CHINWE IFEJIKA SPERANZA
German Development Institute (DIE), Germany
Building resilience seems to be an effective response to addressing increasing rainfall variability due to climate change and the uncertainties in the temporal and spatial manifestations of other climate change impacts in sub-Saharan Africa. Such an approach would contribute to reducing the vulnerability and increasing the adaptive capacities of smallholder farmers and their farming systems to climate change, and equally secure agricultural production. These goals become even more crucial, considering the net deficit production of African agriculture and the recurrent food crises in some sub-Saharan Africa regions.
In the discourse on social-ecological systems, resilience is conceptualised as having three characteristics, namely, buffer capacity, self"=organisation and the capacity for learning. This paper explores how self"=organisation contributes to these goals by using it as a conceptual and analytical lens. Self"=organisation is based on the understanding that the degree to which farmers are connected and have control over their various resources determines the degree to which they can reduce their vulnerability and build their resilience to climate change. The criteria and indicators for self"=organisation are elaborated. The paper shows how self"=initiative, cooperation and networks, and reliance on own farm resources and farmer's own knowledge contribute to resilience.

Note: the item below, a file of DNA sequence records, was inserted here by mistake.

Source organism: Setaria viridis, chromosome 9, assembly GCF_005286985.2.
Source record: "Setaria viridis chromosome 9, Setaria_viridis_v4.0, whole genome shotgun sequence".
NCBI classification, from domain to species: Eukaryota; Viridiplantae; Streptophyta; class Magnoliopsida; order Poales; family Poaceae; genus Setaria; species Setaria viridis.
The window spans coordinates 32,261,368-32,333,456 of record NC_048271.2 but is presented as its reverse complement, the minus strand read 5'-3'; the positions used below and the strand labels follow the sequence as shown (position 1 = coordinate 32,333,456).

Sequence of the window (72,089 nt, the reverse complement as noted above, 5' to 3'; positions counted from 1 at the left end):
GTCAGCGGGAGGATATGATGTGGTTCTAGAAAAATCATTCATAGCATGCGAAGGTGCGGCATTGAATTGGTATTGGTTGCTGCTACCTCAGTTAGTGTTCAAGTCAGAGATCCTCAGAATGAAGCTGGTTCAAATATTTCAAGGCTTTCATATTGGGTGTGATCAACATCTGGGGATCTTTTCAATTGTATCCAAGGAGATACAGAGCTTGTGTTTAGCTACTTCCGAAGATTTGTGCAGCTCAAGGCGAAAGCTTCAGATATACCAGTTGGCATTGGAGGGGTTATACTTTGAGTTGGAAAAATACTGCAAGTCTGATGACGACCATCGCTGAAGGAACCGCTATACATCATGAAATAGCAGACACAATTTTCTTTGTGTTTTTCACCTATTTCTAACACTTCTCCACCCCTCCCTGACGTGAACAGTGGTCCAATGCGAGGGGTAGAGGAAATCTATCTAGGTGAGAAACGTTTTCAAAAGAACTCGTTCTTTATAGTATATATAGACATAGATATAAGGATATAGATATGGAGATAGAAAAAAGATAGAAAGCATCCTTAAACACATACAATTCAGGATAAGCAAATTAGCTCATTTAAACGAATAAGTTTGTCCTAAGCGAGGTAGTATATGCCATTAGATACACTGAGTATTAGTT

Data was collected through interviews and focus group discussions in Kenya as well as through literature review. The case study is illustrative of smallholder agriculture in sub-humid and semi"=arid areas of sub-Saharan Africa. The results provide insights for improving adaptive capacities in smallholder agriculture and also contribute knowledge on the usefulness of self"=organisation as a concept in resilience research.
Keywords: Adaptation, Africa, agriculture, climate change, resilience, self-organisation, smallholder farmers